2011: -16 / -8 / -6 / -6 / -6 / -6
2010: E / +1 / +2 / +3 / +3
2009: -4 / -2 / -2 / -2 / -1
2008: -1 / -1 / E / +2 / +2
2007: +5 / +6 / +6 / +7 / +9 / +9
2006: +5 / +6 / +6 / +6 / +7
2005: E / +2 / +5 / +5 / +5
2004: -4 / -2 / +1 / +4 / +4
2003: -8 / -5 / -1 / -1 / E / E / E / E / E
2002: -3 / E - +2 / +3 / +5 / +5 / +5
2001: -4 / -4 / -3 / -2 / +1 / +1
2000: -12 / +3 / +3 / +4 / +5 / +5
The truth of the matter is, the USGA dropped the ball on this U.S. Open…big time. Many people, including former champions, were very critical of the course set-up. The U.S. Open is meant to be the most difficult test in golf; challenging a player both physically and mentally. The test of endurance is as big a factor in the U.S. Open as anything. Look at those scores again; where was this test? Many of the leading scores over the past decade have been OVER par, yet the entire leaderboard was well under par this year. Maybe that’s fun for some people, but I’d prefer the U.S. Open to play like the U.S. Open, not like The Colonial. Where was the thick rough? Where were the lightning fast greens? Where were the devilish pin placements? Why the heck were the tee boxes moved up on the par 5’s?! This was an overly simplistic set-up. So please, don’t tell me Rory had the greatest performance in U.S. Open history, because that’s just plain ignorant.
Take another quick look back at those scoring stats, however, and you WILL find the greatest performance in U.S. Open history. Got it? Good! The 2000 U.S. Open at Pebble Beach was won by 15 strokes. 15 STROKES! Tiger Woods shot a then record -12 in the tournament…and the next best score was +3! Somehow, people compare Rory’s performance this past week with Tiger’s golf evisceration performance in 2000, but that too is ignorant. Anybody who remembers watching the 2000 U.S. Open remembers how difficult Pebble Beach played. The rough looked like a jungle, the wind was whipping off the ocean, the greens were dried out and lightning fast…the entire course was a giant death trap for golfers! Yet, somehow, Tiger shot -12 and won by 15 strokes. Yeah, -16 is great and all, but I’ll take a 15 stroke win any day.
Of course, along with this tournament comparison comes the obvious “Next Tiger” comments. I feared this would happen to the golf world someday, and it has finally started. Let’s call it the Michael Jordan effect. For years, we’ve been looking for and “identifying” the “Next Jordan.” Harold Minor, Vince Carter, Tracy McGrady, Kobe Bryant, Lebron James, etc. have all been labeled as “Next Jordan’s” at some point in their careers. Not surprisingly, none of them have become the “Next Jordan.” You know why? BECAUSE NO ONE WILL BE THE NEXT JORDAN!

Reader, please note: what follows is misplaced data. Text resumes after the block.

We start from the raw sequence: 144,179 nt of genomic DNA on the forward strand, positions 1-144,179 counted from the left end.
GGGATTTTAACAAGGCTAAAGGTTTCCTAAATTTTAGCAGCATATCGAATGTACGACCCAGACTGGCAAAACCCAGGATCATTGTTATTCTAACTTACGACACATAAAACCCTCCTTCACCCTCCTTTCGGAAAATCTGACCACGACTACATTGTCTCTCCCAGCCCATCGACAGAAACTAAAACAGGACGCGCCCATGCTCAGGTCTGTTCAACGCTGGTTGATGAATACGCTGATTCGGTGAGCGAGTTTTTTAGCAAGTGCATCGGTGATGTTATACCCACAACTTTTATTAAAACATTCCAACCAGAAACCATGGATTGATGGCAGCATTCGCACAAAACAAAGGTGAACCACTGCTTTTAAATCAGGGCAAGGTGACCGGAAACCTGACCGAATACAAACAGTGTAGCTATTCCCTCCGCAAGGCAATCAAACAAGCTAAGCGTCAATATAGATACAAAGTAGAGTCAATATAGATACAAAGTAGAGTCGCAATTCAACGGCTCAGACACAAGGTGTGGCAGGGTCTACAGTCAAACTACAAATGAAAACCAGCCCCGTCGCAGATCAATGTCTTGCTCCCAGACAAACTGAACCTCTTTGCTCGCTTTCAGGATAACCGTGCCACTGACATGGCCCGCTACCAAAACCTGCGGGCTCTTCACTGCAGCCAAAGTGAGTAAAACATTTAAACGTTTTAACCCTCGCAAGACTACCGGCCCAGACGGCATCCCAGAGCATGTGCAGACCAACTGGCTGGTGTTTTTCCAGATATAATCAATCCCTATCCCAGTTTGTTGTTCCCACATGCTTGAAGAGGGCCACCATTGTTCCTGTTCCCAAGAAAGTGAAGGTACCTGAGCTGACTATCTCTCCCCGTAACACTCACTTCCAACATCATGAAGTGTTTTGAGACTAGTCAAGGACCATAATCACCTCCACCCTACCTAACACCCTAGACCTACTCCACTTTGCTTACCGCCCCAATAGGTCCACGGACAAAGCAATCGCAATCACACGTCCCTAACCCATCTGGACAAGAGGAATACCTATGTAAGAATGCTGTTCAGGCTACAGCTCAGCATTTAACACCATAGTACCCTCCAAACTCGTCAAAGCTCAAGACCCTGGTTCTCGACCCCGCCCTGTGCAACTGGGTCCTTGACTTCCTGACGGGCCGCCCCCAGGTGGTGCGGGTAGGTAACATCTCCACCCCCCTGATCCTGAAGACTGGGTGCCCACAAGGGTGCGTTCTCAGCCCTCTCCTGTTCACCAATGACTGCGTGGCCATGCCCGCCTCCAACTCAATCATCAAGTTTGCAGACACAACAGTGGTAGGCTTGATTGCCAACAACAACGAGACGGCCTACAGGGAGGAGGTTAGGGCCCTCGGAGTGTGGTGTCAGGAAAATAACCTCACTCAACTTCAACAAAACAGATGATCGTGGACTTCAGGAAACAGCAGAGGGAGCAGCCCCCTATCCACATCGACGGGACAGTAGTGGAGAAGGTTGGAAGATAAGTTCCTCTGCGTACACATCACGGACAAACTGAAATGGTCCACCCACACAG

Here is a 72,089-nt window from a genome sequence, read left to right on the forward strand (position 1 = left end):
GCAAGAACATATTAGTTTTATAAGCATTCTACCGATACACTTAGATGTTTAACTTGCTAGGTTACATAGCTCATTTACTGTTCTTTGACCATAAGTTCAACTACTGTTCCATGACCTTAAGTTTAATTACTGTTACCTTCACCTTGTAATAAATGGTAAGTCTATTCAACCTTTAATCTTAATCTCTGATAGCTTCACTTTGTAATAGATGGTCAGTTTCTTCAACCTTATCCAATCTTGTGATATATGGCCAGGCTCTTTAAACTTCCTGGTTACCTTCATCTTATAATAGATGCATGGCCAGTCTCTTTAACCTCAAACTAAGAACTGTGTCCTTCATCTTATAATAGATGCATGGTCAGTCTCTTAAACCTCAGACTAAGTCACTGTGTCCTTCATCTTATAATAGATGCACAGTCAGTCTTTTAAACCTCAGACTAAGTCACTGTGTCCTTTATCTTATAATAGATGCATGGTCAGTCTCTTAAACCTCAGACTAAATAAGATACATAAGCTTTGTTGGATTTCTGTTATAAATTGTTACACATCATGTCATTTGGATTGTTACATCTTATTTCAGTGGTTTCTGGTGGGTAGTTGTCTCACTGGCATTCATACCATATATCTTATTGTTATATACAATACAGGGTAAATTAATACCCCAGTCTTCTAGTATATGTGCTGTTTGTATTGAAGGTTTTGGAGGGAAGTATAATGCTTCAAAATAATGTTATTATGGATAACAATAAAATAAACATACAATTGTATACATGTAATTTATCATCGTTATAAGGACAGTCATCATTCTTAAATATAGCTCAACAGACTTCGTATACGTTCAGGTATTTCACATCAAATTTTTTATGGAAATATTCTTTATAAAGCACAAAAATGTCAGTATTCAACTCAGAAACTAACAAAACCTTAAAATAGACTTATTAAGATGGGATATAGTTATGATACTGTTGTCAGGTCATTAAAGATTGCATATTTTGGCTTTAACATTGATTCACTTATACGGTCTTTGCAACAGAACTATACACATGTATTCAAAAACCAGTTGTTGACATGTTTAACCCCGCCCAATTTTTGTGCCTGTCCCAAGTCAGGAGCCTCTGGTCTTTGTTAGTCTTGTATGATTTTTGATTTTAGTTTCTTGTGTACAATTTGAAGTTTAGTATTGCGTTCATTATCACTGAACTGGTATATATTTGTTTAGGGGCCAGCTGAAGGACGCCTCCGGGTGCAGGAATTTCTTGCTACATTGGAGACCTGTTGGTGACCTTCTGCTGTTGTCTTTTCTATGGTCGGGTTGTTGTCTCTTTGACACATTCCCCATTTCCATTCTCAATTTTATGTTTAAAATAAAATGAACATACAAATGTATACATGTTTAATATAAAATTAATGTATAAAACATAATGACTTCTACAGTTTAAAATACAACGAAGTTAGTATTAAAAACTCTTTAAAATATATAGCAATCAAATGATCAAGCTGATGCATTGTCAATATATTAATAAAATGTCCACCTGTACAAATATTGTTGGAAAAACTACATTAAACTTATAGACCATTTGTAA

This same phenomenon has already started to take hold in the golf world. Like Jordan, Tiger completely transformed the game from a public perception point of view. He brought enormous popularity to the game, he brought enormous excitement to the game, and he brought enormous wealth to the game. As sports fans, we so desperately crave these types of athletes in our lives, and losing them is a tough blow. Now, in the midst of what could potentially be the end of Tiger’s dominance, fans and media alike are clamoring to crown “The Next Tiger.”
Here’s the ironic thing; it wasn’t long after my “No Tiger, no problem” proclamation that I realized how much I missed Tiger. I missed seeing his trademark red shirt on Sunday. I missed seeing the massive gallery following him from hole to hole, hanging on his every shot. I miss hearing the unmistakable roar the crowd makes when Tiger is making his move on Sunday. I miss seeing Tiger Woods at the top of his game. Maybe I’ve become the clichéd fair weather golf fan, but Rory just didn’t do it for me. I can appreciate the beautiful swing and his amazing talents, but there was nothing compelling about his 72 hole beatdown.
It wasn’t just the dominant golf Tiger played that made me love him. It was the way he played golf that made me love him. Too often, golfers come across as robots. They walk stoically down the fairways, expressionless and grave. They give the typical courtesy wave to the applauding crowd and offer slight appreciative smiles. They keep their emotions stifled and in check for hours at a time, offering little insight into the grind they’re really going through. Rory fits right into that category, and I find nothing Tiger-like about it.
Everything about Tiger Woods, as a golfer, was exciting. He allowed himself to be emotional on the golf course. He gave dramatic fist pumps, and stalked the ball into the hole. He celebrated big moments and allowed his anger to come through when he struggled. Even though he was criticized for it, I loved the constant swearing he would unleash after a bad shot. At least you knew he cared!
Beyond that, Tiger gave us something that golf had never really offered before; a golfer who looked like an athlete. Please, don’t misconstrue this as a racist type of comment, but our preconceived notions of race made Tiger Woods seem like an infinitely superior athlete to anyone else on the PGA Tour. Golfers, after all, aren’t notable for being world class athletes, but Tiger changed a lot of the perceptions about golf. All of a sudden, it was cool to play golf. Golfers were real athletes (and we are)! It’s not a stretch to assume none of this would have happened had Tiger been a skinny white kid from Connecticut named Steve.
All this to say, Rory McIlroy is NOT the next Tiger Woods. There will NEVER be another Tiger Woods. And really, we don’t even need to go this deep to make that statement. At this point, the scoreboard reads Rory: 1 Tiger: 14. So please, let’s calm down and slow the Rory train down. He seems like a great kid, and he’s definitely a fantastic player…but give me a call when Rory reaches 10 major championships and we’ll talk then.